Washington (CNN) -- Reform or no financial reform deal?
Seriously, who knows? Sen. Richard Shelby, R-Alabama, says "we're conceptually very, very close." (The dictionary defines concept as "a general notion or idea." Not sure how close a conceptual agreement would get us to a bill on the president's desk.)
So, no agreement yet, but Shelby and Sen. Chris Dodd, D-Connecticut, looked quite agreeable sitting side-by-side on NBC, patting one another's arms while talking about their negotiations for a bipartisan reform bill. Dodd said, "we're getting there" -- even if we're not sure where there is, conceptually speaking.
On CNN, Sens. Robert Menendez, D-New Jersey, and Saxby Chambliss, R-Georgia, agreed, conceptually, that their respective parties really want financial regulation reform even as Chambliss bemoaned the difficulty of having "substantive bipartisan conversations."
But wait -- there's more. Senate Minority Leader Mitch McConnell, R-Kentucky, said on Fox that he thinks there's a "good chance we're going to get it." (But not likely before Monday's vote on whether to proceed with a reform bill.)
Still, conceptually, that's big.
Interestingly, the apparent decision by Senate Democrats to move to immigration reform, instead of climate change, got a fairly muted response for something that the GOP sees as a blatant political effort by Democrats to placate Hispanic voters and to jam up Republicans on a difficult issue. Shelby and Chambliss essentially said immigration reform would be just fine, right after we figure out how to secure the borders. Is that an echo I hear?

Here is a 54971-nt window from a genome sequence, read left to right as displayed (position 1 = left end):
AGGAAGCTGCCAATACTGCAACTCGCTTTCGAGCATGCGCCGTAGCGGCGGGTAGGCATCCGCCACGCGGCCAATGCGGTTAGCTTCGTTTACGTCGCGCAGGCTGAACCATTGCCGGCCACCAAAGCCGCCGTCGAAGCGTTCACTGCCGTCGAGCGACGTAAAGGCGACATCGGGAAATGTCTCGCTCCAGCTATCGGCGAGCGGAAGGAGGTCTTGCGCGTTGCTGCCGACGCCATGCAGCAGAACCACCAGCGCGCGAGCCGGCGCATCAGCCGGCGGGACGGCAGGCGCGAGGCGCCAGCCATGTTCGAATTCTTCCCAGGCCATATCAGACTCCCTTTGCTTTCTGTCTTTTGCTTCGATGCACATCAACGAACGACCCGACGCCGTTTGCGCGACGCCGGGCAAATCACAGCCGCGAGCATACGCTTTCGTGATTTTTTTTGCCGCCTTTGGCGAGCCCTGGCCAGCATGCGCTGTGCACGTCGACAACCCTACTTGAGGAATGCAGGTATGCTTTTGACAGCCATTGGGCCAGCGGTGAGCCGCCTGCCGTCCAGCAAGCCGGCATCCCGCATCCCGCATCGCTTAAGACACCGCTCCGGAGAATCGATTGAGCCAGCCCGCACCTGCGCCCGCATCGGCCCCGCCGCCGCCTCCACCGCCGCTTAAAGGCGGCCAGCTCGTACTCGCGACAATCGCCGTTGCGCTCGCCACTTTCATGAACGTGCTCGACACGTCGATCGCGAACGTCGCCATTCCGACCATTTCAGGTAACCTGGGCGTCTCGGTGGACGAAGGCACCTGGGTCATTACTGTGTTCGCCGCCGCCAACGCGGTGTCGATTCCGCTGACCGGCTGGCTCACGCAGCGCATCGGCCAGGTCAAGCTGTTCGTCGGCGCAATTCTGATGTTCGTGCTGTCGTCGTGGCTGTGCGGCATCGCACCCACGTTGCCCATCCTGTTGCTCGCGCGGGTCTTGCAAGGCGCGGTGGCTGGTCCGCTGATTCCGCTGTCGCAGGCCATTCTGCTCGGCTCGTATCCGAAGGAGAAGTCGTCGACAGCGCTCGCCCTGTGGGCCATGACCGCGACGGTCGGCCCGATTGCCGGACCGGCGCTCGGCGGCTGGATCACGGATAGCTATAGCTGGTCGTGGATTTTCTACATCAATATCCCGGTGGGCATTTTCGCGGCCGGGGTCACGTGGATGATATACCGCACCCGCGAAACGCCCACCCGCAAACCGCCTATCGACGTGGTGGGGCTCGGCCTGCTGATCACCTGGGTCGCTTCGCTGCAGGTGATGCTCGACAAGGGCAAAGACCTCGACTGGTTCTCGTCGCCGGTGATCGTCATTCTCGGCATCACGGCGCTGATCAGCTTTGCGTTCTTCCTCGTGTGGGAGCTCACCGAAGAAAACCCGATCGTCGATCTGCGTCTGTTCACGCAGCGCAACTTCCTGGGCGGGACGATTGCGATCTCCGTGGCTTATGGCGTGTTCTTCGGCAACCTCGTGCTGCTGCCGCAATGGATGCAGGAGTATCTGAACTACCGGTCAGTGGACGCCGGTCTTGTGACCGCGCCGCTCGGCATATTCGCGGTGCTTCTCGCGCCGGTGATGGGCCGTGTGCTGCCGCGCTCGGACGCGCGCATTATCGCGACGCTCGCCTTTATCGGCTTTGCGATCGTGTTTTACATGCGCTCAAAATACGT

Not every Democrat seems enthused either. Menendez argued gamely the Senate can do both the energy AND immigration reform this year, which would be climate change of a different sort.
P.S. on Chambliss. He said expanding the Republican base is "probably not" helped by former Vice President Dick Cheney's blast at Florida Gov. Charlie Crist last week. Cheney accused Crist of not being a real Republican. Crist, trailing badly in his Republican primary race with Marco Rubio, is expected to decide this week whether to drop out and run as an independent candidate for the U.S. Senate.
Justice Jennifer Granholm?
Probably not. The Michigan governor, who made it to the vetting level during the last Supreme Court vacancy, is mum on the specifics this time around. But Granholm (term-limited in her current job) made a pretty good case for why someone without federal appellate court experience would make a good addition to the high court, conceptually.
Enjoy the rest of your weekend -- Candy.